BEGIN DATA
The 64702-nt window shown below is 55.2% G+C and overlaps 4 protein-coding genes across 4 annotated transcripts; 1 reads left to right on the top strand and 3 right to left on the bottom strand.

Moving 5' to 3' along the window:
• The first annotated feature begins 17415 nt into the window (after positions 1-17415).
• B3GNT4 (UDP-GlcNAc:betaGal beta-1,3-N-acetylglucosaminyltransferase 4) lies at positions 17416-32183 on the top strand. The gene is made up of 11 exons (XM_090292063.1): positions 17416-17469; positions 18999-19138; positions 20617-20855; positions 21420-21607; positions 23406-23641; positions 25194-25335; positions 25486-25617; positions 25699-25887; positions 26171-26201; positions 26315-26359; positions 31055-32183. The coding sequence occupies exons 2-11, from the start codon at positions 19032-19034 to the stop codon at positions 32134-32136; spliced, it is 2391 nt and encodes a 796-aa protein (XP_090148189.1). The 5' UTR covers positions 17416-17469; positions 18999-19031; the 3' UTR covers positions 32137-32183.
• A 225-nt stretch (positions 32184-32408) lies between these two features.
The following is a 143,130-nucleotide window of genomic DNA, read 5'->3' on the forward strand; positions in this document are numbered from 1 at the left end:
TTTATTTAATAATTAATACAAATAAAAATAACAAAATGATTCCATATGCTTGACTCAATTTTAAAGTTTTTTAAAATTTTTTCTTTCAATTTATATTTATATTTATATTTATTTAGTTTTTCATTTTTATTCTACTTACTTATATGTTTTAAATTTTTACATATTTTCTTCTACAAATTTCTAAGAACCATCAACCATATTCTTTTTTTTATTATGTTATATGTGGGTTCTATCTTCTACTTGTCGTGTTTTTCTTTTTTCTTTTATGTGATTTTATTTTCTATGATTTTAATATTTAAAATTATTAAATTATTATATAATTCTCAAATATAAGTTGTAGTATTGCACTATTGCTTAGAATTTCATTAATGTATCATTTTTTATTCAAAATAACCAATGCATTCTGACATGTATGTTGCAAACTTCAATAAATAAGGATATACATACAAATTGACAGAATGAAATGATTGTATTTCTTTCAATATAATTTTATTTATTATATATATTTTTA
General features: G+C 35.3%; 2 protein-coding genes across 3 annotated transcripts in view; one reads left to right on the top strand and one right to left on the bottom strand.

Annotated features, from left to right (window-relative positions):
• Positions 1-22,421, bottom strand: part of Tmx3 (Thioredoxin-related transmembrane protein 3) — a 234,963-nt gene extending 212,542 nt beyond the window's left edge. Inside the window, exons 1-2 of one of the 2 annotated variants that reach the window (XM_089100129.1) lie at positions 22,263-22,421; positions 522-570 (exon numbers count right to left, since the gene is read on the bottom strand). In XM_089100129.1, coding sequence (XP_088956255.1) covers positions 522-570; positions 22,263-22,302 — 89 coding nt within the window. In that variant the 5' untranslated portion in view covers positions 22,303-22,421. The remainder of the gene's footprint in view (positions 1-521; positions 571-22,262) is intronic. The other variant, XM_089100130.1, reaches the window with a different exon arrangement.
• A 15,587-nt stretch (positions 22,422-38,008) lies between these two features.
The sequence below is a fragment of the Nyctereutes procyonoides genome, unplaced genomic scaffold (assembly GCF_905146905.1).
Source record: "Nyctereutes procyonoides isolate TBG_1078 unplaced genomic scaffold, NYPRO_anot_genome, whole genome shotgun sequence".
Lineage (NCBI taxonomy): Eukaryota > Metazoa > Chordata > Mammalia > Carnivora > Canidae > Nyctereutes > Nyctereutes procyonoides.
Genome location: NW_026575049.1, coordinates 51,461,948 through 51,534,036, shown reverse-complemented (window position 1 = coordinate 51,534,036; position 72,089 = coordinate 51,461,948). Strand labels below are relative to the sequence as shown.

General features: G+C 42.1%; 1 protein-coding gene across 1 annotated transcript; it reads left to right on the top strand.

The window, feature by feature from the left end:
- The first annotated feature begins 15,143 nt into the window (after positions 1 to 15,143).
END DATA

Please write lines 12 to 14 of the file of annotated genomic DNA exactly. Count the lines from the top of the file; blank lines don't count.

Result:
The sequence below is a fragment of the Nyctereutes procyonoides genome, unplaced genomic scaffold (assembly GCF_905146905.1).
Source record: "Nyctereutes procyonoides isolate TBG_1078 unplaced genomic scaffold, NYPRO_anot_genome, whole genome shotgun sequence".
Lineage (NCBI taxonomy): Eukaryota > Metazoa > Chordata > Mammalia > Carnivora > Canidae > Nyctereutes > Nyctereutes procyonoides.